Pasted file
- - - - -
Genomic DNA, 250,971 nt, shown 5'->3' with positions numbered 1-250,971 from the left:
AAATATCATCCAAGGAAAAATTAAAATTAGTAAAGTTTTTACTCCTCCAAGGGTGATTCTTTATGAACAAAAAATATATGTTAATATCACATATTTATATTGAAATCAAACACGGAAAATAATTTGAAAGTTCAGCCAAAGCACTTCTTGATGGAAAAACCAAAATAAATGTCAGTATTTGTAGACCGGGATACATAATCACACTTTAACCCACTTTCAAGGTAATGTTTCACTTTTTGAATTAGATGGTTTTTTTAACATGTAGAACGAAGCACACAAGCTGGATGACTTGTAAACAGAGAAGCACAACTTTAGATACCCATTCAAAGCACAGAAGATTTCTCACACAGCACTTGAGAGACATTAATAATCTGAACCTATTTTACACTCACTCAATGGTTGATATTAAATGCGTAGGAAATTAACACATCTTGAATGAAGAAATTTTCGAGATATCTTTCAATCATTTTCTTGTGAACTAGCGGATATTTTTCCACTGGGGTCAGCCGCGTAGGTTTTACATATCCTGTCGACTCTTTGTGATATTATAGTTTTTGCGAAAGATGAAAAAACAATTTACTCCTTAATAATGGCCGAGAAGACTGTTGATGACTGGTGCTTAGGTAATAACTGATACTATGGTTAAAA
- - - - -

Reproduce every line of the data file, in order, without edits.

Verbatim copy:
Genomic DNA, 250,971 nt, shown 5'->3' with positions numbered 1-250,971 from the left:
AAATATCATCCAAGGAAAAATTAAAATTAGTAAAGTTTTTACTCCTCCAAGGGTGATTCTTTATGAACAAAAAATATATGTTAATATCACATATTTATATTGAAATCAAACACGGAAAATAATTTGAAAGTTCAGCCAAAGCACTTCTTGATGGAAAAACCAAAATAAATGTCAGTATTTGTAGACCGGGATACATAATCACACTTTAACCCACTTTCAAGGTAATGTTTCACTTTTTGAATTAGATGGTTTTTTTAACATGTAGAACGAAGCACACAAGCTGGATGACTTGTAAACAGAGAAGCACAACTTTAGATACCCATTCAAAGCACAGAAGATTTCTCACACAGCACTTGAGAGACATTAATAATCTGAACCTATTTTACACTCACTCAATGGTTGATATTAAATGCGTAGGAAATTAACACATCTTGAATGAAGAAATTTTCGAGATATCTTTCAATCATTTTCTTGTGAACTAGCGGATATTTTTCCACTGGGGTCAGCCGCGTAGGTTTTACATATCCTGTCGACTCTTTGTGATATTATAGTTTTTGCGAAAGATGAAAAAACAATTTACTCCTTAATAATGGCCGAGAAGACTGTTGATGACTGGTGCTTAGGTAATAACTGATACTATGGTTAAAA